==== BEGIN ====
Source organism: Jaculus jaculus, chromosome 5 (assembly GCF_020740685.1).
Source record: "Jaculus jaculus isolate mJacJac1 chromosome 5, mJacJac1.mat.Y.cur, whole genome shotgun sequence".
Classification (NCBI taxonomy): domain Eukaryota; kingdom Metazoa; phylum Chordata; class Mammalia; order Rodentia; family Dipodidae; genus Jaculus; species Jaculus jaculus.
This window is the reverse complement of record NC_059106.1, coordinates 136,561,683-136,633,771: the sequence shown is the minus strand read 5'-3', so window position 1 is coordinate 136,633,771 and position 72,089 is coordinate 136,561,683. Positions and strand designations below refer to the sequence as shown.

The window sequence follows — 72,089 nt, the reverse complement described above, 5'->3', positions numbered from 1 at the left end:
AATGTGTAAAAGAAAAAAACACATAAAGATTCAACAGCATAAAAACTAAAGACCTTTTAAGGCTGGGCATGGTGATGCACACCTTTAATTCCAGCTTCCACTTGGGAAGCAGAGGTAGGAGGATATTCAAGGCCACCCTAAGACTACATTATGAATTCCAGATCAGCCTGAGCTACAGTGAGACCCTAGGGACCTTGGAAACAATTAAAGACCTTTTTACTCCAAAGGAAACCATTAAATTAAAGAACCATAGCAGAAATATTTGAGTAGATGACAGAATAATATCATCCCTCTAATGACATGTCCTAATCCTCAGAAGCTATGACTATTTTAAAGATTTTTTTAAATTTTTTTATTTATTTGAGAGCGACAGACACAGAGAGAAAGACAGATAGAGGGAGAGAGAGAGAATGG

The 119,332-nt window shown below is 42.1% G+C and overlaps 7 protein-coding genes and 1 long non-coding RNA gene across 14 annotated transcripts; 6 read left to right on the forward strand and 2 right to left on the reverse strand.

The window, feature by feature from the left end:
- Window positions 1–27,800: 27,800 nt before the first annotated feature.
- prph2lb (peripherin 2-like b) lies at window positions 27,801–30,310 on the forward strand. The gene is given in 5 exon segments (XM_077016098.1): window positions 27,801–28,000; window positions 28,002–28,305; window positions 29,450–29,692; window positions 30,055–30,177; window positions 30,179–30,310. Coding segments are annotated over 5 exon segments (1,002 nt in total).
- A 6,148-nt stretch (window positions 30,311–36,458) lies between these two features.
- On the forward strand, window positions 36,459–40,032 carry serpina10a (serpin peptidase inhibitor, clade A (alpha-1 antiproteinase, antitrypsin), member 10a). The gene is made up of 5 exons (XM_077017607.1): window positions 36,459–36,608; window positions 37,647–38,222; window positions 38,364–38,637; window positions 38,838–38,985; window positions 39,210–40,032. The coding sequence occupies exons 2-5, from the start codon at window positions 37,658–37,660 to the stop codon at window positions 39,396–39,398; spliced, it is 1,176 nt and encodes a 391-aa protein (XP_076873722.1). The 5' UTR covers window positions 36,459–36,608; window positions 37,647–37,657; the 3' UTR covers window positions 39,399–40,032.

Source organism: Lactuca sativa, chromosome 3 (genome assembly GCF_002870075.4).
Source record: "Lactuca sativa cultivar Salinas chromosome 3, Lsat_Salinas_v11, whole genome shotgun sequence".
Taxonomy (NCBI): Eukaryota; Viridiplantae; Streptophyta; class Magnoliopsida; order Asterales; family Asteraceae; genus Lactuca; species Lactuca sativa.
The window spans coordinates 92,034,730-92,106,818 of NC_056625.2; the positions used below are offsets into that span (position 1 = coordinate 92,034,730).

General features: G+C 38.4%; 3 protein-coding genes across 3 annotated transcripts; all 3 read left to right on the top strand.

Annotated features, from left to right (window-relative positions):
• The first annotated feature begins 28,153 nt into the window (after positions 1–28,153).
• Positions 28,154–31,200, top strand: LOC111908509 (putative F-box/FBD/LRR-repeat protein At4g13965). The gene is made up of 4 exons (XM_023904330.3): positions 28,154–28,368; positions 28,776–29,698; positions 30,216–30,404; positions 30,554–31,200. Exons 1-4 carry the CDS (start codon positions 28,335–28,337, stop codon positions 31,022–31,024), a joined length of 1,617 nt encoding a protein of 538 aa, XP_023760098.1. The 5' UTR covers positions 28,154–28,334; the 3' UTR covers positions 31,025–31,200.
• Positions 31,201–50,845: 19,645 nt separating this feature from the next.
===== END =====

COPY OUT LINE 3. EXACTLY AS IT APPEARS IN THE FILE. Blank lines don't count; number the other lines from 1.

Classification (NCBI taxonomy): domain Eukaryota; kingdom Metazoa; phylum Chordata; class Mammalia; order Rodentia; family Dipodidae; genus Jaculus; species Jaculus jaculus.